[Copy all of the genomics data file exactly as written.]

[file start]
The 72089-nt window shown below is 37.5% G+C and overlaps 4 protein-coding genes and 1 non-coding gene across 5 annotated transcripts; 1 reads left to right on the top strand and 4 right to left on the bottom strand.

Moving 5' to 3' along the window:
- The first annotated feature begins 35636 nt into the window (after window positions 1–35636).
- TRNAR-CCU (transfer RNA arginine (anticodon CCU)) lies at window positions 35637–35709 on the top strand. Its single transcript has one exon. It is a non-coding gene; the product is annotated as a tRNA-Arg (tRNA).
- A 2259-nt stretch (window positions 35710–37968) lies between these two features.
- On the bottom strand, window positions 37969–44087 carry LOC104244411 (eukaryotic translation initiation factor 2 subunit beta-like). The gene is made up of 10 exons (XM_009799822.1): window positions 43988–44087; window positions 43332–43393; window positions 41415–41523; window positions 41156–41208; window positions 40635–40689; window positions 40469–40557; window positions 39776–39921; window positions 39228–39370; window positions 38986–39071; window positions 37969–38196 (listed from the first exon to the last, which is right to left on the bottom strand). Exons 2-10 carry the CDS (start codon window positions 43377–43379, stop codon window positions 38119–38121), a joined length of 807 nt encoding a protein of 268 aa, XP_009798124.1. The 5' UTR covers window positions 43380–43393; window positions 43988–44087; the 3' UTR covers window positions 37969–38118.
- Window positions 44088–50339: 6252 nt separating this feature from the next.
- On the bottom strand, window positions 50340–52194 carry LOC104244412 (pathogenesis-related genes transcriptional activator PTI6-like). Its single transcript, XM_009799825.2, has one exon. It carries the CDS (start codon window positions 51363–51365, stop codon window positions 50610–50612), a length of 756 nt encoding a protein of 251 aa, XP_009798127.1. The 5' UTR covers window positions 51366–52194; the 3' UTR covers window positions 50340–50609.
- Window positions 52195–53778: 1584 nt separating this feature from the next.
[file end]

The 72089-nt window shown below is 37.5% G+C and overlaps 4 protein-coding genes and 1 non-coding gene across 5 annotated transcripts; 1 reads left to right on the top strand and 4 right to left on the bottom strand.

Moving 5' to 3' along the window:
- The first annotated feature begins 35636 nt into the window (after window positions 1–35636).
- TRNAR-CCU (transfer RNA arginine (anticodon CCU)) lies at window positions 35637–35709 on the top strand. Its single transcript has one exon. It is a non-coding gene; the product is annotated as a tRNA-Arg (tRNA).
- A 2259-nt stretch (window positions 35710–37968) lies between these two features.
- On the bottom strand, window positions 37969–44087 carry LOC104244411 (eukaryotic translation initiation factor 2 subunit beta-like). The gene is made up of 10 exons (XM_009799822.1): window positions 43988–44087; window positions 43332–43393; window positions 41415–41523; window positions 41156–41208; window positions 40635–40689; window positions 40469–40557; window positions 39776–39921; window positions 39228–39370; window positions 38986–39071; window positions 37969–38196 (listed from the first exon to the last, which is right to left on the bottom strand). Exons 2-10 carry the CDS (start codon window positions 43377–43379, stop codon window positions 38119–38121), a joined length of 807 nt encoding a protein of 268 aa, XP_009798124.1. The 5' UTR covers window positions 43380–43393; window positions 43988–44087; the 3' UTR covers window positions 37969–38118.
- Window positions 44088–50339: 6252 nt separating this feature from the next.
- On the bottom strand, window positions 50340–52194 carry LOC104244412 (pathogenesis-related genes transcriptional activator PTI6-like). Its single transcript, XM_009799825.2, has one exon. It carries the CDS (start codon window positions 51363–51365, stop codon window positions 50610–50612), a length of 756 nt encoding a protein of 251 aa, XP_009798127.1. The 5' UTR covers window positions 51366–52194; the 3' UTR covers window positions 50340–50609.
- Window positions 52195–53778: 1584 nt separating this feature from the next.